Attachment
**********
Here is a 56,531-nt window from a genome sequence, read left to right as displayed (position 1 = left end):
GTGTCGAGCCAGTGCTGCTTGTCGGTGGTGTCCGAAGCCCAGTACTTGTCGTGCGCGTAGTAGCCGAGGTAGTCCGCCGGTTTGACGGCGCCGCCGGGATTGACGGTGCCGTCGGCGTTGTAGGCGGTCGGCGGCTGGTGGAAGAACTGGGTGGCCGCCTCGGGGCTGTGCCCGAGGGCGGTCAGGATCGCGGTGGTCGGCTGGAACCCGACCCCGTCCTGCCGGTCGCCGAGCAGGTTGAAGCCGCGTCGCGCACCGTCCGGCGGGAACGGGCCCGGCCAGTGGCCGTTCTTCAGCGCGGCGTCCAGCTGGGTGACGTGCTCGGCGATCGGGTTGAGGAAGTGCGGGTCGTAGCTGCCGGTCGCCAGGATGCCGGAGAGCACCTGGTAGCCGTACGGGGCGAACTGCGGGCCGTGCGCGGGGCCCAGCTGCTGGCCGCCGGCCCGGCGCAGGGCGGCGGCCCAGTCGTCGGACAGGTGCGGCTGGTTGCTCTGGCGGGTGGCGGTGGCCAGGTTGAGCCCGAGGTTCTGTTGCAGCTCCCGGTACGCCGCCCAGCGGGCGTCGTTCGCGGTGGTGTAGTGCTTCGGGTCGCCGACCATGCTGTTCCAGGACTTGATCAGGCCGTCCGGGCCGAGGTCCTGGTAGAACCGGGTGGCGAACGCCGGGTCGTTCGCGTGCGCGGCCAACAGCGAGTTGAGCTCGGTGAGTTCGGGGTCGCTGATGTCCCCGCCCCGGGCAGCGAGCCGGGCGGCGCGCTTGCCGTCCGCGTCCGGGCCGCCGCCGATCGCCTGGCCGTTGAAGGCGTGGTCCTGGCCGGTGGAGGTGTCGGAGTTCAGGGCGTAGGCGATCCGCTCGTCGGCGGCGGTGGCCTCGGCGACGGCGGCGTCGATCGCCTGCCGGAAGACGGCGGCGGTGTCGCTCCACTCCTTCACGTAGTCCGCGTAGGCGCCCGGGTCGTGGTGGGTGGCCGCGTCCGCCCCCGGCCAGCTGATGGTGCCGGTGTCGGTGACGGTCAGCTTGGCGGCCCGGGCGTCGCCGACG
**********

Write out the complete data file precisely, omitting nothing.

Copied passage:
Here is a 56,531-nt window from a genome sequence, read left to right as displayed (position 1 = left end):
GTGTCGAGCCAGTGCTGCTTGTCGGTGGTGTCCGAAGCCCAGTACTTGTCGTGCGCGTAGTAGCCGAGGTAGTCCGCCGGTTTGACGGCGCCGCCGGGATTGACGGTGCCGTCGGCGTTGTAGGCGGTCGGCGGCTGGTGGAAGAACTGGGTGGCCGCCTCGGGGCTGTGCCCGAGGGCGGTCAGGATCGCGGTGGTCGGCTGGAACCCGACCCCGTCCTGCCGGTCGCCGAGCAGGTTGAAGCCGCGTCGCGCACCGTCCGGCGGGAACGGGCCCGGCCAGTGGCCGTTCTTCAGCGCGGCGTCCAGCTGGGTGACGTGCTCGGCGATCGGGTTGAGGAAGTGCGGGTCGTAGCTGCCGGTCGCCAGGATGCCGGAGAGCACCTGGTAGCCGTACGGGGCGAACTGCGGGCCGTGCGCGGGGCCCAGCTGCTGGCCGCCGGCCCGGCGCAGGGCGGCGGCCCAGTCGTCGGACAGGTGCGGCTGGTTGCTCTGGCGGGTGGCGGTGGCCAGGTTGAGCCCGAGGTTCTGTTGCAGCTCCCGGTACGCCGCCCAGCGGGCGTCGTTCGCGGTGGTGTAGTGCTTCGGGTCGCCGACCATGCTGTTCCAGGACTTGATCAGGCCGTCCGGGCCGAGGTCCTGGTAGAACCGGGTGGCGAACGCCGGGTCGTTCGCGTGCGCGGCCAACAGCGAGTTGAGCTCGGTGAGTTCGGGGTCGCTGATGTCCCCGCCCCGGGCAGCGAGCCGGGCGGCGCGCTTGCCGTCCGCGTCCGGGCCGCCGCCGATCGCCTGGCCGTTGAAGGCGTGGTCCTGGCCGGTGGAGGTGTCGGAGTTCAGGGCGTAGGCGATCCGCTCGTCGGCGGCGGTGGCCTCGGCGACGGCGGCGTCGATCGCCTGCCGGAAGACGGCGGCGGTGTCGCTCCACTCCTTCACGTAGTCCGCGTAGGCGCCCGGGTCGTGGTGGGTGGCCGCGTCCGCCCCCGGCCAGCTGATGGTGCCGGTGTCGGTGACGGTCAGCTTGGCGGCCCGGGCGTCGCCGACG